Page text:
The Suitcase Clinic is presently divided up into 3 different locations. The General Clinic, the Womens Clinic, and the Youth Clinic, with each having similiar mission goals to reach out to the various members of the community.
The Monday Night Womens Clinic
Jen Troia of Maryland works with the Eastbay Community Law Center and as a volunteer helps to operate the Suitcase Legal Clinic at the Dwight Womens Shelter on Monday evenings. With 2 advocates and one attorney they serve at least 4 to 8 women per evening at the Womens Shelter. Having two years of law school already behind her, part of her internship is being accomplished by working with the clinic for 2 hours per week on a weekly basis plus a followup on the cases she works on, said Jen.
I love this job because I feel like I'm helping people, and someday I would like to do civil rights work, said Jen Troia.
Being an extension of the General Clinic, the Womens Clinic operates on Monday nights from 7:30 - 9:30 p.m., in Berkeley at the Dwight Womens Shelter as a working model with the same mission and goals as the Suitcase General Clinic.
The Monday Night Youth Clinic
The Youth Clinic run by Ryan Houk is also known by some as the Punk Music Clinic and is open from 6-9 p.m., on Monday evenings at St. Marks Church in Berkeley. It may seem to be loud and chaotic to the casual observer listening to the music and video games blasting away, but, behind the scenes it is actualy very well organized with a doctor in one corner, an accupuncturist occupying a different corner and in yet another corner of the room a veterinarian has set up shop to help out those that bring in their pets from off of the streets. The youth help out to cook the food for that evenings dinner, help to do the foot washing and even produce their own magazine known as The Zine. It took alot of work to gain the trust of the youth, Toff said.
SHARE-Searching How to Achieve Respect & Empowerment
Share is basically a focus group of people who get together at the General Clinic on Tuesday evenings from 7:30-9 p.m., to brainstorm ideas and the issues of the day faced by the clinic, it's volunteers and clients. Some believe that SHARE is the heart and soul of the Suitcase Clinic. The idea for the legal clinic came out of SHARE when it became obvious to the volunteers that homeless people have many legal problems so-called normal public defenders do not have the time or funding to resolve. Many other great ideas for the clinic came out of SHARE, and they wish to stay focused on civil rights issues.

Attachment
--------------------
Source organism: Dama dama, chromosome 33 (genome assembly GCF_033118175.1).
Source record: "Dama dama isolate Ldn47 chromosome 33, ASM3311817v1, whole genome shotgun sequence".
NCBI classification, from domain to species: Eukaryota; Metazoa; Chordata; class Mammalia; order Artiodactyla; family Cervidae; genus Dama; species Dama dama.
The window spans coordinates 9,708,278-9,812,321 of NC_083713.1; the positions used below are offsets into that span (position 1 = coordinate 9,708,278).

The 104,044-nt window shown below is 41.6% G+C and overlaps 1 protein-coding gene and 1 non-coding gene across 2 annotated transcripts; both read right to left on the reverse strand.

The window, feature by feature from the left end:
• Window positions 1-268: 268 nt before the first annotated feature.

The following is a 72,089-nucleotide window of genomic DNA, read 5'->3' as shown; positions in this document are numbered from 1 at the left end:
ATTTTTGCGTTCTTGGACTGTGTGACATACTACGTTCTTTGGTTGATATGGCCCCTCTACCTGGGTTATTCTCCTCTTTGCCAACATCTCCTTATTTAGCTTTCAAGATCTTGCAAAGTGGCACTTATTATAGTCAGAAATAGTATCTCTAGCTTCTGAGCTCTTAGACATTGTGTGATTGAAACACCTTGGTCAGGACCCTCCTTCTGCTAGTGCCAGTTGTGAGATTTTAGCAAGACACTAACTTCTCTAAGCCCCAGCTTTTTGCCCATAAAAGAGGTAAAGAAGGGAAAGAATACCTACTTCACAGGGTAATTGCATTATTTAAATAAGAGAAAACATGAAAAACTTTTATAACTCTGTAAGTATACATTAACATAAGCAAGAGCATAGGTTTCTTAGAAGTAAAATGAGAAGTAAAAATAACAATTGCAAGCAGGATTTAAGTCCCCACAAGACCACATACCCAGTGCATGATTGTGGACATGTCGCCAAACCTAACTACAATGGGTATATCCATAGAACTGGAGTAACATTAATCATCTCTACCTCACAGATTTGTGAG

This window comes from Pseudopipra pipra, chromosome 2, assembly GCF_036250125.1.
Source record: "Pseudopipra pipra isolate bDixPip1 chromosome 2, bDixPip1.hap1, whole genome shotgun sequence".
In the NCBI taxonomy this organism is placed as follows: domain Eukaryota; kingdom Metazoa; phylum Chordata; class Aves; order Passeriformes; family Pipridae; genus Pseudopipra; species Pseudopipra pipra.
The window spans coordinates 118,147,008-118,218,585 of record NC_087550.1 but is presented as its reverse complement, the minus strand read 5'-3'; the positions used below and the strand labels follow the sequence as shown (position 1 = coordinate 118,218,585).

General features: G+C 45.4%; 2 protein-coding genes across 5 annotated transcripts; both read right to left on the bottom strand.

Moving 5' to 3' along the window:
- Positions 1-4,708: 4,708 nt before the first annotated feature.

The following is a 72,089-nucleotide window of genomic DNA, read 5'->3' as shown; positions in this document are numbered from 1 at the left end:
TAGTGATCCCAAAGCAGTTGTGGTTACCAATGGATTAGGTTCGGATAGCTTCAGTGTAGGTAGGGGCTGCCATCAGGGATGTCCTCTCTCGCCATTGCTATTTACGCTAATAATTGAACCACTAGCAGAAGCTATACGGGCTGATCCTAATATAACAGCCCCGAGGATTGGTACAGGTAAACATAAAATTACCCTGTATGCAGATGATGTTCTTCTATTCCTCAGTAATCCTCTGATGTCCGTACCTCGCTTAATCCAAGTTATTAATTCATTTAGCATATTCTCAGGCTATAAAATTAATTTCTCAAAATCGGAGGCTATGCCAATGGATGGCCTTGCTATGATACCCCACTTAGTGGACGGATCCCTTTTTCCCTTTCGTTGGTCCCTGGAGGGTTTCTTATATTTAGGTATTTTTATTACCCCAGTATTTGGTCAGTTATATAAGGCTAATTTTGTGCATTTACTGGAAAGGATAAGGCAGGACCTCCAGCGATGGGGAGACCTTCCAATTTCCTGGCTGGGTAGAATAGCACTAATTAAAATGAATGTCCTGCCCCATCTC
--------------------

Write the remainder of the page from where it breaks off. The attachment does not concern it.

At the end of each clinic session Toff, Lauren, Jen, or Ryan along with the other volunteers sit down for a final 15 minute debreifing before heading home, as a means to check in for the evening with one another and to discuss security issues or any other issues that may arise during the course of the clinic sessions. On any given evening there may be as many as 20-25 volunteers showing up to assist at the General Clinic, and it really helps to process what they experience each session, said Toff.
Christopher (Toff) Peabody who has been very gracious in sharing his experience with me about the clinic emphaticaly states that the biggest problem that the homeless face on a daily basis is the lack of low-income or affordable housing. No matter what we can do to help out the homeless, it is clear that they all need some kind of housing, and this is the only place around that the homeless can drop in on where people are ready to ask them; how are you doing?, said Toff.
Special thanks to Toff for helping to bring this story alive. Toff mentioned that Lauren Wu has been doing some amazing work at the clinic along with all of the rest of the volunteers who give up a few nights a month to spend some time with the homeless population.
For more information about the Suitcase Clinic, call; 510/643-6786